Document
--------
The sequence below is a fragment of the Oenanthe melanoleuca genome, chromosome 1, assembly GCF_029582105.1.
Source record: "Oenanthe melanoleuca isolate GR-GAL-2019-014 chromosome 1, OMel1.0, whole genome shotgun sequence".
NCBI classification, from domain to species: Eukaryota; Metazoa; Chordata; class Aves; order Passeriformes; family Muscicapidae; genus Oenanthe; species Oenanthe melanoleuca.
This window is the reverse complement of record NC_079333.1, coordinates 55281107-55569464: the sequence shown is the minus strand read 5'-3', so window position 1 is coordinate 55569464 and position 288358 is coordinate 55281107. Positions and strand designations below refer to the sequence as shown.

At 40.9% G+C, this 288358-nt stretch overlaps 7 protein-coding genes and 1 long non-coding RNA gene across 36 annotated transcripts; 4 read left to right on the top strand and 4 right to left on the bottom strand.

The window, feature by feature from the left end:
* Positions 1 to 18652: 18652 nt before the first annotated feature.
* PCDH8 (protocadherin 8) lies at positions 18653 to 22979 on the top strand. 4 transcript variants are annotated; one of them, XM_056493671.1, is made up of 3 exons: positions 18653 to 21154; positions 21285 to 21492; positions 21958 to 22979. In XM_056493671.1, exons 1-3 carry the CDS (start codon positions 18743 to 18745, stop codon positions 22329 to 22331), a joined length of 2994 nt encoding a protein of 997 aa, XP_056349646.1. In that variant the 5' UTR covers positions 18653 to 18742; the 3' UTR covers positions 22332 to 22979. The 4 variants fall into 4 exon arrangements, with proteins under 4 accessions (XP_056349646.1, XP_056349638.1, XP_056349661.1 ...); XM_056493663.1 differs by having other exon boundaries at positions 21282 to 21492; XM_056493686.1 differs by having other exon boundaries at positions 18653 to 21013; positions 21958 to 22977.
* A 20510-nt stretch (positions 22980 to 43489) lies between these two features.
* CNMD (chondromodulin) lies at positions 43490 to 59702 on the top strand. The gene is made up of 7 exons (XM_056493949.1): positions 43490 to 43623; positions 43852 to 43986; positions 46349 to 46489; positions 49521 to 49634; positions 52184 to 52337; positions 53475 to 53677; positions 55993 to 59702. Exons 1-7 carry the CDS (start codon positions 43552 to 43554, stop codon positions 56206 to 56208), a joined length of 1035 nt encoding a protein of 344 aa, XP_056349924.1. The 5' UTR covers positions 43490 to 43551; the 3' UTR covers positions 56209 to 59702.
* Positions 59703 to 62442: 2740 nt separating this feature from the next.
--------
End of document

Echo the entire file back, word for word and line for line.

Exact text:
The sequence below is a fragment of the Oenanthe melanoleuca genome, chromosome 1, assembly GCF_029582105.1.
Source record: "Oenanthe melanoleuca isolate GR-GAL-2019-014 chromosome 1, OMel1.0, whole genome shotgun sequence".
NCBI classification, from domain to species: Eukaryota; Metazoa; Chordata; class Aves; order Passeriformes; family Muscicapidae; genus Oenanthe; species Oenanthe melanoleuca.
This window is the reverse complement of record NC_079333.1, coordinates 55281107-55569464: the sequence shown is the minus strand read 5'-3', so window position 1 is coordinate 55569464 and position 288358 is coordinate 55281107. Positions and strand designations below refer to the sequence as shown.

At 40.9% G+C, this 288358-nt stretch overlaps 7 protein-coding genes and 1 long non-coding RNA gene across 36 annotated transcripts; 4 read left to right on the top strand and 4 right to left on the bottom strand.

The window, feature by feature from the left end:
* Positions 1 to 18652: 18652 nt before the first annotated feature.
* PCDH8 (protocadherin 8) lies at positions 18653 to 22979 on the top strand. 4 transcript variants are annotated; one of them, XM_056493671.1, is made up of 3 exons: positions 18653 to 21154; positions 21285 to 21492; positions 21958 to 22979. In XM_056493671.1, exons 1-3 carry the CDS (start codon positions 18743 to 18745, stop codon positions 22329 to 22331), a joined length of 2994 nt encoding a protein of 997 aa, XP_056349646.1. In that variant the 5' UTR covers positions 18653 to 18742; the 3' UTR covers positions 22332 to 22979. The 4 variants fall into 4 exon arrangements, with proteins under 4 accessions (XP_056349646.1, XP_056349638.1, XP_056349661.1 ...); XM_056493663.1 differs by having other exon boundaries at positions 21282 to 21492; XM_056493686.1 differs by having other exon boundaries at positions 18653 to 21013; positions 21958 to 22977.
* A 20510-nt stretch (positions 22980 to 43489) lies between these two features.
* CNMD (chondromodulin) lies at positions 43490 to 59702 on the top strand. The gene is made up of 7 exons (XM_056493949.1): positions 43490 to 43623; positions 43852 to 43986; positions 46349 to 46489; positions 49521 to 49634; positions 52184 to 52337; positions 53475 to 53677; positions 55993 to 59702. Exons 1-7 carry the CDS (start codon positions 43552 to 43554, stop codon positions 56206 to 56208), a joined length of 1035 nt encoding a protein of 344 aa, XP_056349924.1. The 5' UTR covers positions 43490 to 43551; the 3' UTR covers positions 56209 to 59702.
* Positions 59703 to 62442: 2740 nt separating this feature from the next.